Rosy met and married a young Tahlequah schoolteacher, Zoe Covington, they both taught school and he also coached high school football. Rosy was a member of the Oklahoma National Guard, 45th Infantry Division of "Thunderbirds", and the first division to be activated at the break of the war in Korea.
The 45th Division trained in Fort Polk, Louisiana. General James Styron summoned Rosy to coach a 45th Division Leadership football team. The team was undefeated and won the service championship twice.
After returning from Korea, Rosy and a few of his players attended the University of Oklahoma to pursue his Master's Degree. He ended up on the coaching staff for Bud Wilkinson. That year marked the beginning of the University of Oklahoma's famous 47 game winning streak.
Upon graduation, Rosy returned to high school coaching at Pawhuska, Oklahoma and then Tulsa Central High School. Rosy and family left Oklahoma for California in 1965 to Oxnard High School and then Thousand Oaks High School and Newbury Park High School. Rosy and Joe Howell ended the losing streaks of Thousand Oaks High School and led the team to years of winning.
Both Rosy and Zoe had a combined 90 years of teaching school. They both touched the lives of thousands of young minds. In 1995, they hung it up and retired and spent their remaining years growing avocados and orchids in Camarillo, which they spent a great deal of time selling at Farmers Markets.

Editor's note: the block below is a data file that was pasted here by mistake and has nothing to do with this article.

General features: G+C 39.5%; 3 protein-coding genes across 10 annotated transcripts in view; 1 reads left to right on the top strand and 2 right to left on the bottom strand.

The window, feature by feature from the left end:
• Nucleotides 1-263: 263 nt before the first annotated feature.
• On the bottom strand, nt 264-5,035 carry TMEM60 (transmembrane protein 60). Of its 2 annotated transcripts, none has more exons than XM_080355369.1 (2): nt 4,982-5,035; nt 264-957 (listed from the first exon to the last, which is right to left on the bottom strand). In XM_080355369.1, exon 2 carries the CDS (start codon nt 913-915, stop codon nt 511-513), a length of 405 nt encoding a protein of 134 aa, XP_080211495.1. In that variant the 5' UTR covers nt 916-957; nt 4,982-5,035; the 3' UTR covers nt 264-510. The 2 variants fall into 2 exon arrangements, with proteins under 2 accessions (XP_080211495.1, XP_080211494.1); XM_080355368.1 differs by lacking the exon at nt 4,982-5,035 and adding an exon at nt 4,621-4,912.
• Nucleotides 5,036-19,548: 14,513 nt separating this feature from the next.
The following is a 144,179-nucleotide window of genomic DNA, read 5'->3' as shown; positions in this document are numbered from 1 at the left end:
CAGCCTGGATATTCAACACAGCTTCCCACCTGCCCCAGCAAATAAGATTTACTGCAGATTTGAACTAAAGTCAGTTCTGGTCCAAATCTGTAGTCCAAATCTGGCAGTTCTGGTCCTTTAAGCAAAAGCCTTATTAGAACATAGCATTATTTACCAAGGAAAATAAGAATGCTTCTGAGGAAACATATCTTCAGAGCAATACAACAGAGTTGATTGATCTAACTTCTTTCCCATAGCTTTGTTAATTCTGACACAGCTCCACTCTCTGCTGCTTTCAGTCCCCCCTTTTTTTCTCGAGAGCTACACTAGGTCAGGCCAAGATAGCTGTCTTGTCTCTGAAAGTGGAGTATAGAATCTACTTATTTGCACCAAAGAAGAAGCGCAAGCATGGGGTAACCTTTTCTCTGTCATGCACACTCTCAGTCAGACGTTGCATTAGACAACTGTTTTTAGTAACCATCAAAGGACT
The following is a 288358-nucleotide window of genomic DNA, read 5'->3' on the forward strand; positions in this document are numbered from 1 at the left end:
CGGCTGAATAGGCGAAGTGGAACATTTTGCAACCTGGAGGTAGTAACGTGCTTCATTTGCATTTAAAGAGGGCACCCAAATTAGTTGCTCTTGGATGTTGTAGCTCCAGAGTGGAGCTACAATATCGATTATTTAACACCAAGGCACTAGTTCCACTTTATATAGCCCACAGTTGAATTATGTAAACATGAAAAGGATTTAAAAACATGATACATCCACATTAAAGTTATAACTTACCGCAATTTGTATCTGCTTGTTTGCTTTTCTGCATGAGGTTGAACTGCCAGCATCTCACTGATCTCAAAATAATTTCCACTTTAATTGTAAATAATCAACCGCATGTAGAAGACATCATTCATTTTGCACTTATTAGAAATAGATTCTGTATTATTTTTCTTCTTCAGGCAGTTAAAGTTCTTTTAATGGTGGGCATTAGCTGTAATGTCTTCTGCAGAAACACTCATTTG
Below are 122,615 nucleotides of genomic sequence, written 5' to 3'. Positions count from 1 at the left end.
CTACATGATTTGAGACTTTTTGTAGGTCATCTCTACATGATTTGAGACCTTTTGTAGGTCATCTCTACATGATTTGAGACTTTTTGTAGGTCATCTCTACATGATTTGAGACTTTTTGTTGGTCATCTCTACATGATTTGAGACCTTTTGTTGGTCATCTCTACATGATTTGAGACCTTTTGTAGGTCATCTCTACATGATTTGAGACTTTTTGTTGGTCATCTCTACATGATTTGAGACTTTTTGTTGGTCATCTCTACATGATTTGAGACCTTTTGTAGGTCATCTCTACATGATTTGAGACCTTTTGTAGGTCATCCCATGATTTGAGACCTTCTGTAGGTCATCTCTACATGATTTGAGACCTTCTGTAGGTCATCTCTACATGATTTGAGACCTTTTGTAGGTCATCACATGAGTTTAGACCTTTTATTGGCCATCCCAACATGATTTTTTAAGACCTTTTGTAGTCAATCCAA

They also spent countless hours speaking to students, prisoners and community youth groups about Education, Freedom and the Military.
Rosy never lost his other main interests, football, especially the "Sooners' ' and cattle. The old farm home place in Oklahoma is still an active cattle operation. Rosy's Military decorations and awards included:
Two Presidential Citations with Oak Clusters

Total Price: $739.62
Parachute Wings with two Stars for two jumps in Normandy and Market Garden. French, Holland and Belgium Croix de Guerre.
European Ribbon with three Battle Stars, Normandy, Holland and Bastogne.
The Bronze Star and the Korean Freedom Medal.
In 2005, the Military Order of World Wars (MOWW) named Rosy the "Patriot of the Year" at the annual event held at the Reagan Library.
Rosy is survived by his son Danny and Sue Nolan; Daughter Linda and Jim Williamson. Grandsons, Chris Troxell, Matt and Katherine Mays, Ryan Mays, Justin and Nina Nolan, Cory Mays, Sam Nolan; and several great grandchildren, nieces and nephews.
Please feel free to join us at Conejo Mountain Funeral Home, 2052 Howard Road on Saturday, December 28, 2019 at 11:00 a.m. to celebrate and share your memories.
Reception immediately following at Conejo Mountain Funeral Home.
Published on December 23, 2019

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Ed Brocksmith
Dec 25, 2019
Thanks for you service to our country. I believe I knew your brother George Nolan at NSU. RIP.